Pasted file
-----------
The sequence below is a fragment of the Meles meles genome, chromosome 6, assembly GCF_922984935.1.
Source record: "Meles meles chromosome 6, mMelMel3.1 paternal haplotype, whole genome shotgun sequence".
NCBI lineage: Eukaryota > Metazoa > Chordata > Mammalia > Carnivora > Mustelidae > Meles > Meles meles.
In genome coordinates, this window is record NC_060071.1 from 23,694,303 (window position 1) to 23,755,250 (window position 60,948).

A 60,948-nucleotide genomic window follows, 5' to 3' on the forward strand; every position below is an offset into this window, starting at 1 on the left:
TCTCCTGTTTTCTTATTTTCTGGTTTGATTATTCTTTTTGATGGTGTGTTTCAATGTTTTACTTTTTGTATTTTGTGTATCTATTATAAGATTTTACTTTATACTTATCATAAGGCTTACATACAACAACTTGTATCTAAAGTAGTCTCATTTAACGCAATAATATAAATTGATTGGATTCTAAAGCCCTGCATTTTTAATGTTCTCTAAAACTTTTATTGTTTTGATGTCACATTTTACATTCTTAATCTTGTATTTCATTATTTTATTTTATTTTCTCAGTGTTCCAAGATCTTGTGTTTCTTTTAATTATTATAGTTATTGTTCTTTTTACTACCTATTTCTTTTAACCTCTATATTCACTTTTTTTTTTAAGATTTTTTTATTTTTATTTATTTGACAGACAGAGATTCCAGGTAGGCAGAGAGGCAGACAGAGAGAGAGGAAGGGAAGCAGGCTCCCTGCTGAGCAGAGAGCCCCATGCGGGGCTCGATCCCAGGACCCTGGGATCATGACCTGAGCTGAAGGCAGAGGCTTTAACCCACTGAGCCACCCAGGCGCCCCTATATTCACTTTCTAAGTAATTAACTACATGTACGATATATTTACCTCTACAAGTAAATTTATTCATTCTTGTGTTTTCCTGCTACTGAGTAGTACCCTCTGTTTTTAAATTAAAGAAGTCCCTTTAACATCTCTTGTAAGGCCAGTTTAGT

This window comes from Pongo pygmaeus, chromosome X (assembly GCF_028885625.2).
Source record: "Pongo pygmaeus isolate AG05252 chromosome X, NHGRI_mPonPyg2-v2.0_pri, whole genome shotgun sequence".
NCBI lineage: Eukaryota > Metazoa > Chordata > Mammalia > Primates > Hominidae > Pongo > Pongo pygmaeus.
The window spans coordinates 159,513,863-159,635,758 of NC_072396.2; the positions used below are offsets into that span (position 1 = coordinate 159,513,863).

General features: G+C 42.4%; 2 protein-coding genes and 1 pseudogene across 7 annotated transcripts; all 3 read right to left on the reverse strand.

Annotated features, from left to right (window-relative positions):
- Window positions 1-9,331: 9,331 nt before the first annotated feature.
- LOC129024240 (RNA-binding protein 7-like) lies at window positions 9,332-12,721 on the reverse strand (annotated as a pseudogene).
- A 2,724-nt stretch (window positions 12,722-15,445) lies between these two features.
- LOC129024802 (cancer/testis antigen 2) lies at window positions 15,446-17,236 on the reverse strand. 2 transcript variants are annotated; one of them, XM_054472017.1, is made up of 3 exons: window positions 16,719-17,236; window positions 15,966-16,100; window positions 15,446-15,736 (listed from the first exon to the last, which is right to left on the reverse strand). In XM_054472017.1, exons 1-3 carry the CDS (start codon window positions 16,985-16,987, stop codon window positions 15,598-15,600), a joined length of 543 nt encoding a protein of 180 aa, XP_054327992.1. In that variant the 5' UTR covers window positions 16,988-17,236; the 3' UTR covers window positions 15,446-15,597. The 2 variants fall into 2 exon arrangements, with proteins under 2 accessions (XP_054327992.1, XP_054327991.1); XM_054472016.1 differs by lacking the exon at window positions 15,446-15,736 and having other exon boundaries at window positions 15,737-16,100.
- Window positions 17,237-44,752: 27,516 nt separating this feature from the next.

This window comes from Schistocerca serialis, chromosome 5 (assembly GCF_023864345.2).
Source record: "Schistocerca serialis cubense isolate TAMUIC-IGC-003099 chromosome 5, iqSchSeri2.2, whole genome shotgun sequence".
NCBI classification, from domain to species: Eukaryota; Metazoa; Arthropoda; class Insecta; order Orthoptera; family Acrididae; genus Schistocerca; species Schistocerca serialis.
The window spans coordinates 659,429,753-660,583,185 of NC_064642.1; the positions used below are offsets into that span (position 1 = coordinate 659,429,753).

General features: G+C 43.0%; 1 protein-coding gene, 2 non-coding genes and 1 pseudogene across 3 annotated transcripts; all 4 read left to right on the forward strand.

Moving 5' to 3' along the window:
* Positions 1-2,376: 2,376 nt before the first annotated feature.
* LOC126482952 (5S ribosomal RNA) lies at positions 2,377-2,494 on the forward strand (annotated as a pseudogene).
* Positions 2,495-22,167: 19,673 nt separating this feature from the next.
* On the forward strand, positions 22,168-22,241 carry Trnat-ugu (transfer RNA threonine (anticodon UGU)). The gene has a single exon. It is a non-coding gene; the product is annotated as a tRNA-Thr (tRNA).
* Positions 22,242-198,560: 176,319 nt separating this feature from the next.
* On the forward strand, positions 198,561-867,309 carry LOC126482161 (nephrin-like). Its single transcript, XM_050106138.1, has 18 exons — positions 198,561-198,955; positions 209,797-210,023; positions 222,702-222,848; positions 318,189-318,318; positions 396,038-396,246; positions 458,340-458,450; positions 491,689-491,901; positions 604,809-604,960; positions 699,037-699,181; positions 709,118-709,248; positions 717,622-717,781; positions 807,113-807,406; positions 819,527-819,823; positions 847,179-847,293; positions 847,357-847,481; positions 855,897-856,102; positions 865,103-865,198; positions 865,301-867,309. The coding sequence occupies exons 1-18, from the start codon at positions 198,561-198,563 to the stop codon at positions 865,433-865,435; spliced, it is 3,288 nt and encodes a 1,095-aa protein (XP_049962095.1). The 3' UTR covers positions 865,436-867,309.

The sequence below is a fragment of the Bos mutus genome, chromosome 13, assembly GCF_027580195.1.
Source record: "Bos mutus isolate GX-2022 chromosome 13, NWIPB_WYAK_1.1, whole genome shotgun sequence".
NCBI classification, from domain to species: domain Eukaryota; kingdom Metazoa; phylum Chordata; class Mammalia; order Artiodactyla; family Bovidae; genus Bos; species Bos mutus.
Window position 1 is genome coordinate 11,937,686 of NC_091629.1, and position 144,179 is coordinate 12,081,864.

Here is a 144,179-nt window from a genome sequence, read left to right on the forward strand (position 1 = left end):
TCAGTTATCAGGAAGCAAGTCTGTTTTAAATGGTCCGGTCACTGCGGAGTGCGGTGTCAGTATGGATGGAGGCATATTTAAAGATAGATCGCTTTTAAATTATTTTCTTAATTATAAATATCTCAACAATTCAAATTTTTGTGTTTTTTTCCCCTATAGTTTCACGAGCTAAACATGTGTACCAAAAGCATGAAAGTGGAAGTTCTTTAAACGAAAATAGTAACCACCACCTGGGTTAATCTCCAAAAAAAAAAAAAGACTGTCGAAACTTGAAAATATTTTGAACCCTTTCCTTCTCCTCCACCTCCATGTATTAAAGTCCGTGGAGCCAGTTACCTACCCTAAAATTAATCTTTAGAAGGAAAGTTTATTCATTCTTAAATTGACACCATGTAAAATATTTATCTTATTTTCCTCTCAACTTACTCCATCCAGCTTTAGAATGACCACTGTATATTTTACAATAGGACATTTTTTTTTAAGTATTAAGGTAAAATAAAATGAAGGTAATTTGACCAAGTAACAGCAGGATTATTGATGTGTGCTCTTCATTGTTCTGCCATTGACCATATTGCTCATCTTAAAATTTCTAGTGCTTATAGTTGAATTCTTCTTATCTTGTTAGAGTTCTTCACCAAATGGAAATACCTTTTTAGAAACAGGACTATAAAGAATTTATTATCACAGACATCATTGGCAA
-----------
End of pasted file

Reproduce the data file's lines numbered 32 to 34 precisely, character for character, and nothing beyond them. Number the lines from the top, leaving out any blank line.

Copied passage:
NCBI classification, from domain to species: domain Eukaryota; kingdom Metazoa; phylum Chordata; class Mammalia; order Artiodactyla; family Bovidae; genus Bos; species Bos mutus.
Window position 1 is genome coordinate 11,937,686 of NC_091629.1, and position 144,179 is coordinate 12,081,864.

Here is a 144,179-nt window from a genome sequence, read left to right on the forward strand (position 1 = left end):